This week we released a statement, in concert with our founding chambers of commerce from Durham and Chapel Hill-Carrboro, affirming the regional business community’s ongoing focus on accelerating multimodal solutions, particularly in the western Triangle, in light of the discontinuation of the light rail project.

The current situation is obviously not ideal. However, it does present an opportunity, and we remain committed to working with our partners to advance frequent, effective transit options for the entire Triangle. 

RTA was founded nearly 20 years ago, and it was heartening to be able to speak to the continued strength and commitment of the business community in advancing transit options for our region. While we are somewhat in uncharted territory going forward, there are still several things we can say as an interested and supportive partner.


1. While the light rail project may have ended, the need for effective transit between Durham and Chapel Hill did not.

This week’s joint business community statement specifically highlighted the ongoing need for high-capacity, effective transit connections — note the plural – between these vital points of the Triangle.

While I do not believe that we should or could simply “pave” the exact route of the light rail corridor as a bus rapid transit route, it may be that one or more frequent bus routes could be activated between Durham and Chapel Hill, along specific roadway alignments to be determined. To the extent that such routes might employ a form of bus rapid transit for at least parts of the alignment, that may provide some opportunity to focus land use and accomplish other complementary community goals.

2. We still have an opportunity to knit the Triangle together with both frequent and higher speed transit components.

The ending of the light rail project obviously eliminates that travel option. However, it does make available a future local funding stream, dedicated to transit, that can be used to pay for several other key projects serving the western Triangle and the region.

One major project is regional commuter rail, which we are committed to seeing initiated by 2027. The key element here will be the potential to effectively combine our region’s three largest downtowns (Raleigh, Durham, and Cary) via high speed, congestion-free travel during peak commuting hours. The ending of the light rail project does free up funds for Durham County to pay for its share of commuter rail. The upcoming detailed study will help optimize the stations and frequency for commuter rail to ensure solid ridership as well as the opportunity to advance a number of community goals.

A second key set of projects are our five approved bus rapid transit corridors in Orange and Wake counties. Two of these — the Chapel Hill north-south BRT and the New Bern east corridor BRT in Raleigh — are slated to open within five years, with the remaining three Wake BRT corridors opening by 2027. Our 25+ mile, 5 corridor BRT network was already moving forward; the ending of the light rail project frees up additional funds to pay for the local share of the Chapel Hill BRT.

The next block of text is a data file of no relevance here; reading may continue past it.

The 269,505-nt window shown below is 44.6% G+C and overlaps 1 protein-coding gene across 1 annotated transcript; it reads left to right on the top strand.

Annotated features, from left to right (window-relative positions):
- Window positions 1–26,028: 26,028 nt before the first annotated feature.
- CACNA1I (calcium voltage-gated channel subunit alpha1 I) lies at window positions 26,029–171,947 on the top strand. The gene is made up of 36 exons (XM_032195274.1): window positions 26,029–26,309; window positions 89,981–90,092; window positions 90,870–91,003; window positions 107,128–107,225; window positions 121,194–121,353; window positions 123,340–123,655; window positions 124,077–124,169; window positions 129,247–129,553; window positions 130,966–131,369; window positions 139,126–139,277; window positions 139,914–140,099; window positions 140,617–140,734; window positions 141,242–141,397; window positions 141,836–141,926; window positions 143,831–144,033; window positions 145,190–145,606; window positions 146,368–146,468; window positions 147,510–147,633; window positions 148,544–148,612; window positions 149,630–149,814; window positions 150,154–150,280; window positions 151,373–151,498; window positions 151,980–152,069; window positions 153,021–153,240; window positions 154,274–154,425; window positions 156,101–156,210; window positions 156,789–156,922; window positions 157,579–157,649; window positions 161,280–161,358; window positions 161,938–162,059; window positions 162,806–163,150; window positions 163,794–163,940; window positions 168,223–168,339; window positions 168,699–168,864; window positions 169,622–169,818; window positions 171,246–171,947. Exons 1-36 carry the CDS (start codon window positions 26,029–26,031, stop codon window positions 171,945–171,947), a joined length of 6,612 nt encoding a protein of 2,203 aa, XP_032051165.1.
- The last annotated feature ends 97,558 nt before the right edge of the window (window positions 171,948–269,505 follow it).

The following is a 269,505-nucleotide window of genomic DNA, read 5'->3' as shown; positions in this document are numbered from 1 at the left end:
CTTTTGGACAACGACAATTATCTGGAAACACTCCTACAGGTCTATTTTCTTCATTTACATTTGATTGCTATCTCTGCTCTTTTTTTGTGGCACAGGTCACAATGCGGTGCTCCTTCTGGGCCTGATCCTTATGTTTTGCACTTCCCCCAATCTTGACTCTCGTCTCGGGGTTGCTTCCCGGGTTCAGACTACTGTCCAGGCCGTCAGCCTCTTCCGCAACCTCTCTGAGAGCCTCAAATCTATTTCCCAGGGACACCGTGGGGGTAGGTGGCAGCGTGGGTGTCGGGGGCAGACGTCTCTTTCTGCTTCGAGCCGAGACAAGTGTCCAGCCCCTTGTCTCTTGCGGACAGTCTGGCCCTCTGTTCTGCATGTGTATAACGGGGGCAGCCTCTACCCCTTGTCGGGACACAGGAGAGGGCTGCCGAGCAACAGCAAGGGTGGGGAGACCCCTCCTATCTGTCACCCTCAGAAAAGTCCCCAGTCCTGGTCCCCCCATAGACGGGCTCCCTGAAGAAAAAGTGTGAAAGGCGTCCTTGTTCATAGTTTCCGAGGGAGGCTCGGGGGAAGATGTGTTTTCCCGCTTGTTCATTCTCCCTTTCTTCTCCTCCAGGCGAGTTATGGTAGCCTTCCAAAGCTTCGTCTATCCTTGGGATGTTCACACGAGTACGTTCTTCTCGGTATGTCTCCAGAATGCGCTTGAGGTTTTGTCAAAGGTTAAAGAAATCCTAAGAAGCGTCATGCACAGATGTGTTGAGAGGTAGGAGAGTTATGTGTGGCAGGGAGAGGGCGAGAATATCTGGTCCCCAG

It turns out that an extension of a form of bus rapid transit may be able to complement our upcoming commuter rail line and help advance our regional transit network. CAMPO, the metropolitan planning organization serving the eastern Triangle, just voted this week to support leveraging the emerging Cary-Raleigh-Garner bus rapid transit corridor by advancing BRT service extensions east to Clayton and west to Morrisville via a request for state funding support. If approved by the western Triangle metro planning organization, DCHC MPO, and also by NCDOT, this would create a bus rapid transit line that spans the entire breadth of Wake County as well as western Johnston County, and bring bus rapid transit service to within a stone’s throw of Durham City and County, and around 3 miles of Research Triangle Park’s upcoming mixed use hub.

3. We still have a dedicated local funding source for transit — and a dedicated community, committed to moving transit forward.

The light rail project certainly would have been a transformative infrastructure initiative. However, even more important than any light rail, bus rapid transit, or other transit mode is the presence of a dedicated community, willing to invest in its own transit future. Durham and Orange counties led the way in our region with successful 2011 and 2012 transit referenda, and the leadership of the elected officials and citizens in advancing multimodal transportation has not been forgotten by the regional business community. With a dedicated local option sales tax remaining in place, we have the continued ability to advance a variety of transit solutions.

4. The regional business community is united and focused on mobility, and on moving us forward.

The members and partners of the Regional Transportation Alliance have been helping advance transit plans and funding sources for more than 15 years in concert with area chambers of commerce. We have held tours, conducted polls, commissioned research, highlighted options, advanced bus on shoulder systems, and led transit campaigns. While the light rail may have ended, our commitment and united approach in service to our communities did not. Together, we will explore and advance a host of purposeful, scalable solutions that will move us forward today and tomorrow.

Let’s get moving,

Joe Milazzo II, PE 
RTA Executive Director

post reference: th3.2019.16

RTA is the voice of the regional business community on transportation

www.letsgetmoving.org